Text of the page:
Yet it is noteworthy how consciously Robinson betrays unionism’s blind spot by referring to the uniqueness of ‘Ulster’ (identifiably distinct?) without ever conceding that more than a third of Ulster’s populace were quite happy to be identified with the 80% majority of the population of Ireland, then as now.

Ghosts at the feast being courted should surely warrant a respectful reference.

Whilst hinting at a need to accept support from the ‘culturally Irish’ for the Union, it remains the case that this speech indicates no real shift from the leader of political unionism in terms of taking steps capable of achieving that.

For instance, does this change of tact mean Peter is now committed to supporting an Irish Language Act he once boasted of ‘binning’? Or, indeed, has he managed to dissuade his fellow party members in Belfast from continuing their unsavoury campaign opposing Belfast City Council’s Pitches Strategy aimed at rectifying the shameful historical imbalance in relation to the provision of GAA pitches across the city? And what of those cheap jibes at the culturally Irish sounding names that always go down well at DUP Party Conferences, even within 24 hours of the previous reading of Robinson’s slightly conciliatory text. And, lest we forget, will there be less faux outrage the next time ‘Nollaig Shona Duit’ is raised at City Hall?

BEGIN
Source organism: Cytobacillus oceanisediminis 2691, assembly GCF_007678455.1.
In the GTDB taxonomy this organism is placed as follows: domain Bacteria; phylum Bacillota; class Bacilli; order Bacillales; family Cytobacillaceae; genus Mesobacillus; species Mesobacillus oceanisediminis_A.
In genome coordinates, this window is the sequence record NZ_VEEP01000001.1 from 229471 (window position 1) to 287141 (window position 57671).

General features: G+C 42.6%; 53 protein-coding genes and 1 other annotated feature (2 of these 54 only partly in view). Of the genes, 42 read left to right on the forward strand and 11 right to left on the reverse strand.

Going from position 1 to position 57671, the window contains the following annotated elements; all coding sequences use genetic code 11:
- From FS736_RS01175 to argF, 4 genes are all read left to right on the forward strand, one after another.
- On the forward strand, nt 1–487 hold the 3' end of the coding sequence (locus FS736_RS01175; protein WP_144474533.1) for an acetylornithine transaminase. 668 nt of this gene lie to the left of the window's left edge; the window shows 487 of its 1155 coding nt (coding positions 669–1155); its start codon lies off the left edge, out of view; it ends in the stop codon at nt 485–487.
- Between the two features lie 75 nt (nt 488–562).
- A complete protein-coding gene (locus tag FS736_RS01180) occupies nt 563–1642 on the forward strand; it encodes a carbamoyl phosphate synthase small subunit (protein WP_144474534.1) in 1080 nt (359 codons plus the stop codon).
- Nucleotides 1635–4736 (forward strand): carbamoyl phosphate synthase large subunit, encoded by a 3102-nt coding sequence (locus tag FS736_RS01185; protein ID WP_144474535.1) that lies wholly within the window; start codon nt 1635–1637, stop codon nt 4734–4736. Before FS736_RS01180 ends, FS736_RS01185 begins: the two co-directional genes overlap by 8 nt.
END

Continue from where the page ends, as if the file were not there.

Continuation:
Wanting catholics to support the Union is perfectly logical from a unionist perspective- a bit like republicans declaring their desire for a united Ireland supported by protestant, catholic and dissenter.

The ‘patchwork quilt’ for unionism reads as a call for pro-Union (or, more likely, pro-status quo) catholics to raise their voices and find common ground with the DUP as unionism’s leading voice. It’s a throwback to the earlier draft which essentially called for a shared future between unionists and pro-Union catholics, as opposed to a future shared between unionists and nationalists founded on the pillars of mutual respect and legitimacy. See Alex Kane’s exchange with myself via Slugger and the Belfast Newsletter for more on that here and here.

For obvious reasons, the distinction is significant as the latter asks considerably more of unionists in terms of accepting that the state created in their image a decade after Carson’s Covenant must be transformed into one reflective of the imagery of both unionism and nationalism.